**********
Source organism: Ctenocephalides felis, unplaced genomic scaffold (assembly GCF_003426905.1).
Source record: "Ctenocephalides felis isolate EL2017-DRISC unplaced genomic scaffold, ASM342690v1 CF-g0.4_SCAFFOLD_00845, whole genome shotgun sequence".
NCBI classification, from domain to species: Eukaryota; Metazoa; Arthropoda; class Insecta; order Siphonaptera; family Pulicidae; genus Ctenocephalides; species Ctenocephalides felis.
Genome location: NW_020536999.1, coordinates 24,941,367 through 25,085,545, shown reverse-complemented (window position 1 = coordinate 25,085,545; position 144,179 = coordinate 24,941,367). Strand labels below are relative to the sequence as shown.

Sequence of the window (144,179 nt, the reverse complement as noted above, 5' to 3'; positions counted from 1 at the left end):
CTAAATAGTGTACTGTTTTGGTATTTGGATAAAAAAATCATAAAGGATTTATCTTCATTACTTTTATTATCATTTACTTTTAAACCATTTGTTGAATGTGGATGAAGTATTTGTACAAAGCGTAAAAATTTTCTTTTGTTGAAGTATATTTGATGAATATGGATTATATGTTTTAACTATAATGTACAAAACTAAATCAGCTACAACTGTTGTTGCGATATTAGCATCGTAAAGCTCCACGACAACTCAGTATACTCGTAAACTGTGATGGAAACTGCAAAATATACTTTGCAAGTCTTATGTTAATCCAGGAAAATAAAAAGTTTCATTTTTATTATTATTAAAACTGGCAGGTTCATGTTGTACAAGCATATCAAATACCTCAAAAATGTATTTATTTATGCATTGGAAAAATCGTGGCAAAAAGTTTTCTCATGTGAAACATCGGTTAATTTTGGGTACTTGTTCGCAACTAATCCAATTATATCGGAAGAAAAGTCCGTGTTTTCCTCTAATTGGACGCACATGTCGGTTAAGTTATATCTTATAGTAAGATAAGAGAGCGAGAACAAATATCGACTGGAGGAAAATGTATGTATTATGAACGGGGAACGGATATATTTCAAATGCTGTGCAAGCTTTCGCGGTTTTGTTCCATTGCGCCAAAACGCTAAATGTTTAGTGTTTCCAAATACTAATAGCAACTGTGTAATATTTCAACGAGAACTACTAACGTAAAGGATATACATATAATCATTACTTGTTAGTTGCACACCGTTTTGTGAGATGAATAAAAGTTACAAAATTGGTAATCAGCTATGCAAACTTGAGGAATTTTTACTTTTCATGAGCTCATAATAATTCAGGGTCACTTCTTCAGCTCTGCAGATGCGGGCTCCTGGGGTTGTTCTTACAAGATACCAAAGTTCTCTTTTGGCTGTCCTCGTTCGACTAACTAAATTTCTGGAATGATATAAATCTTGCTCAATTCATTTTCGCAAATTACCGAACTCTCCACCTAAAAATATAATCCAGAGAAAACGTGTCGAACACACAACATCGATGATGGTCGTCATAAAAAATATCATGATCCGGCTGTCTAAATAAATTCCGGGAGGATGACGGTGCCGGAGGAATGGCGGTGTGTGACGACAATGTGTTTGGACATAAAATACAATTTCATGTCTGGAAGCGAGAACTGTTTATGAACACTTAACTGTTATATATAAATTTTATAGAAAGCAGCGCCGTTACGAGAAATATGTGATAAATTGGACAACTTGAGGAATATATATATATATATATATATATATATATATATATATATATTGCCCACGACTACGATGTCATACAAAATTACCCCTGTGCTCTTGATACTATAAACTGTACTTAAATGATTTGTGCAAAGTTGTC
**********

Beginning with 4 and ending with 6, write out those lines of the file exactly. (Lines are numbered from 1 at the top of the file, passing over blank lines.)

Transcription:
Genome location: NW_020536999.1, coordinates 24,941,367 through 25,085,545, shown reverse-complemented (window position 1 = coordinate 25,085,545; position 144,179 = coordinate 24,941,367). Strand labels below are relative to the sequence as shown.

Sequence of the window (144,179 nt, the reverse complement as noted above, 5' to 3'; positions counted from 1 at the left end):
CTAAATAGTGTACTGTTTTGGTATTTGGATAAAAAAATCATAAAGGATTTATCTTCATTACTTTTATTATCATTTACTTTTAAACCATTTGTTGAATGTGGATGAAGTATTTGTACAAAGCGTAAAAATTTTCTTTTGTTGAAGTATATTTGATGAATATGGATTATATGTTTTAACTATAATGTACAAAACTAAATCAGCTACAACTGTTGTTGCGATATTAGCATCGTAAAGCTCCACGACAACTCAGTATACTCGTAAACTGTGATGGAAACTGCAAAATATACTTTGCAAGTCTTATGTTAATCCAGGAAAATAAAAAGTTTCATTTTTATTATTATTAAAACTGGCAGGTTCATGTTGTACAAGCATATCAAATACCTCAAAAATGTATTTATTTATGCATTGGAAAAATCGTGGCAAAAAGTTTTCTCATGTGAAACATCGGTTAATTTTGGGTACTTGTTCGCAACTAATCCAATTATATCGGAAGAAAAGTCCGTGTTTTCCTCTAATTGGACGCACATGTCGGTTAAGTTATATCTTATAGTAAGATAAGAGAGCGAGAACAAATATCGACTGGAGGAAAATGTATGTATTATGAACGGGGAACGGATATATTTCAAATGCTGTGCAAGCTTTCGCGGTTTTGTTCCATTGCGCCAAAACGCTAAATGTTTAGTGTTTCCAAATACTAATAGCAACTGTGTAATATTTCAACGAGAACTACTAACGTAAAGGATATACATATAATCATTACTTGTTAGTTGCACACCGTTTTGTGAGATGAATAAAAGTTACAAAATTGGTAATCAGCTATGCAAACTTGAGGAATTTTTACTTTTCATGAGCTCATAATAATTCAGGGTCACTTCTTCAGCTCTGCAGATGCGGGCTCCTGGGGTTGTTCTTACAAGATACCAAAGTTCTCTTTTGGCTGTCCTCGTTCGACTAACTAAATTTCTGGAATGATATAAATCTTGCTCAATTCATTTTCGCAAATTACCGAACTCTCCACCTAAAAATATAATCCAGAGAAAACGTGTCGAACACACAACATCGATGATGGTCGTCATAAAAAATATCATGATCCGGCTGTCTAAATAAATTCCGGGAGGATGACGGTGCCGGAGGAATGGCGGTGTGTGACGACAATGTGTTTGGACATAAAATACAATTTCATGTCTGGAAGCGAGAACTGTTTATGAACACTTAACTGTTATATATAAATTTTATAGAAAGCAGCGCCGTTACGAGAAATATGTGATAAATTGGACAACTTGAGGAATATATATATATATATATATATATATATATATATATATATATTGCCCACGACTACGATGTCATACAAAATTACCCCTGTGCTCTTGATACTATAAACTGTACTTAAATGATTTGTGCAAAGTTGTC